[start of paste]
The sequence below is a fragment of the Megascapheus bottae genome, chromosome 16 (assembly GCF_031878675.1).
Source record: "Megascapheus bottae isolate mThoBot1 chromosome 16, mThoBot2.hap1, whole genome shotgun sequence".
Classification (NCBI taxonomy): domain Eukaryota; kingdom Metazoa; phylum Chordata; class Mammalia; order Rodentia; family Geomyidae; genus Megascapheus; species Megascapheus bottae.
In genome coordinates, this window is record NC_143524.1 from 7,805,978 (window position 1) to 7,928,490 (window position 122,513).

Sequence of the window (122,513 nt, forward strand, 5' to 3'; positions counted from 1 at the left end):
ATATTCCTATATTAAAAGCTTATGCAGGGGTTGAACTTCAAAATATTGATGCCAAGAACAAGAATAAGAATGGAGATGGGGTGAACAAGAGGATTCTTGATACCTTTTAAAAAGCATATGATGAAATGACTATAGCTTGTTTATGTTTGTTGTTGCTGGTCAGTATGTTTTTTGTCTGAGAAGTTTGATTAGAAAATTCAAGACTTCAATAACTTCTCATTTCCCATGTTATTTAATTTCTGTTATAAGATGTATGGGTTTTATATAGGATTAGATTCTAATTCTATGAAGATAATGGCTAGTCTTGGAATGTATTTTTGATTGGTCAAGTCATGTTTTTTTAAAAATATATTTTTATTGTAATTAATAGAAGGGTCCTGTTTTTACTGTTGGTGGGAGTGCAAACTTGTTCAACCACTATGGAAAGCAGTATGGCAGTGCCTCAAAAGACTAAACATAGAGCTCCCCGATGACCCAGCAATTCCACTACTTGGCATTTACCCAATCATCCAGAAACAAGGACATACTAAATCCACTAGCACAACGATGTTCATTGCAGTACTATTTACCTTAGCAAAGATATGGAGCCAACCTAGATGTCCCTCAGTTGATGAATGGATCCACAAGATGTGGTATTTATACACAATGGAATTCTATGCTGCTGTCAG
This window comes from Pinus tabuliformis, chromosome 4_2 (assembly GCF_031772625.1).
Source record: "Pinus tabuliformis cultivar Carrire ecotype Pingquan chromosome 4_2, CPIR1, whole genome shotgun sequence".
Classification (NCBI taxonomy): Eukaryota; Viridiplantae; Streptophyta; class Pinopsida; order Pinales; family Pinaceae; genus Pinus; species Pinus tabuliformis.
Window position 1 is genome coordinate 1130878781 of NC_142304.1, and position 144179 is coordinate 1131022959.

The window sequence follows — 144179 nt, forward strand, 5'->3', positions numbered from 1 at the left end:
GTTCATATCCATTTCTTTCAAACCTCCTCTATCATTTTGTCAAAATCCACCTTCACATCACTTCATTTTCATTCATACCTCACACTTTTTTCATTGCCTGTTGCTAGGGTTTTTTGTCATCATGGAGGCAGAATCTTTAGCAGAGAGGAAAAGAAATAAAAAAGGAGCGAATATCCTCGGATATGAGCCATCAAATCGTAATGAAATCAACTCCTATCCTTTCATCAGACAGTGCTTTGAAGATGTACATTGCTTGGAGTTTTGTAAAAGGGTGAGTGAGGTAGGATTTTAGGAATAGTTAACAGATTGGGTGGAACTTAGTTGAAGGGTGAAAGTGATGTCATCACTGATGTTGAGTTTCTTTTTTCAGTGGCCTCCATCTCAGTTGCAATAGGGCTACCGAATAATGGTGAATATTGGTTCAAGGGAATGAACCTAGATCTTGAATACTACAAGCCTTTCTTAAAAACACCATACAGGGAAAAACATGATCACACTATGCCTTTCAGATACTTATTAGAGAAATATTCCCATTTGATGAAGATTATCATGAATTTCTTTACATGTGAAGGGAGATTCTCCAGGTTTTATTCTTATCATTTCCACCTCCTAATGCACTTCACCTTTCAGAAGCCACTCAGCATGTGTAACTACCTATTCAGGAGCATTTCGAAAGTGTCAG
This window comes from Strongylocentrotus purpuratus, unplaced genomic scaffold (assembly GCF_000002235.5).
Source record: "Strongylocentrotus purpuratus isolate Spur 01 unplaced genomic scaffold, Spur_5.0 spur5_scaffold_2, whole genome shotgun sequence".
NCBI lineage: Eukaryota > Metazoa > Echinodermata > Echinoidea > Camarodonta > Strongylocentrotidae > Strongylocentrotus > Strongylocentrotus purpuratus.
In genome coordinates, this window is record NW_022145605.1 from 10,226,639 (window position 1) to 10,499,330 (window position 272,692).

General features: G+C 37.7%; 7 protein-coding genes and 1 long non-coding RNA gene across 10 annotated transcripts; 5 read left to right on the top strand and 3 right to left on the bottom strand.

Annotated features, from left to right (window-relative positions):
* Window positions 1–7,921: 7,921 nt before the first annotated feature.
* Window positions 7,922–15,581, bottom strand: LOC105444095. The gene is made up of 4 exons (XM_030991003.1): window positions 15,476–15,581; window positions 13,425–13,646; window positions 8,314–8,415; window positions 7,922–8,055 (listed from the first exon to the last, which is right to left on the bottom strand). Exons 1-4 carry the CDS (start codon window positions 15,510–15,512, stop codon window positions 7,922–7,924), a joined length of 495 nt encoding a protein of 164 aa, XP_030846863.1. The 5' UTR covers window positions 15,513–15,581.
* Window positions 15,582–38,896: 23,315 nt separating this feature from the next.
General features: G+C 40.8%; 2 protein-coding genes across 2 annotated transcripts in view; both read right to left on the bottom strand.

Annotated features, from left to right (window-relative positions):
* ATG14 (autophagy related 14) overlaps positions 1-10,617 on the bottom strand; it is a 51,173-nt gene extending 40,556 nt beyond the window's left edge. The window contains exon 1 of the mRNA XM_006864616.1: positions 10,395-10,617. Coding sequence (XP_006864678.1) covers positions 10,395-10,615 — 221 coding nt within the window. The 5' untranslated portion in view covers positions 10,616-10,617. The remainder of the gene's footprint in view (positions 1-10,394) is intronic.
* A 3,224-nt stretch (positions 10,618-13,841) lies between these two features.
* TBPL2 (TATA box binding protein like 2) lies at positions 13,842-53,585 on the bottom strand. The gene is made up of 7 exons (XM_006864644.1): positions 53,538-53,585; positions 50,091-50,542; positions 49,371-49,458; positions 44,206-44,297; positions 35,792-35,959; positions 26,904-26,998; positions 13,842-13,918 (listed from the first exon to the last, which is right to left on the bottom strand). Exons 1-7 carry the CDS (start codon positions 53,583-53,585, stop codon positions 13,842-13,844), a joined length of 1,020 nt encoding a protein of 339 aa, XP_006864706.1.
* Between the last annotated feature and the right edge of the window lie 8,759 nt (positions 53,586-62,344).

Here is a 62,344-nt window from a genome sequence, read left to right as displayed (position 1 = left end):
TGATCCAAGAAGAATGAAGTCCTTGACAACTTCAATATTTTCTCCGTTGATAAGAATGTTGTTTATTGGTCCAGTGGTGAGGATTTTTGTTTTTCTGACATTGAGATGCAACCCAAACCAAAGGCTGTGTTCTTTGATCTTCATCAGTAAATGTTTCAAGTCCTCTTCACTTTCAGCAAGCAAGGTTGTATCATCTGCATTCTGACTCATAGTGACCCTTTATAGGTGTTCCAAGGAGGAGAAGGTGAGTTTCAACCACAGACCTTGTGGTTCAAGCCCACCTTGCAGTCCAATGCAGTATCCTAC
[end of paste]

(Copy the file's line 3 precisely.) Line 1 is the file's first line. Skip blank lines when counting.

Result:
Classification (NCBI taxonomy): domain Eukaryota; kingdom Metazoa; phylum Chordata; class Mammalia; order Rodentia; family Geomyidae; genus Megascapheus; species Megascapheus bottae.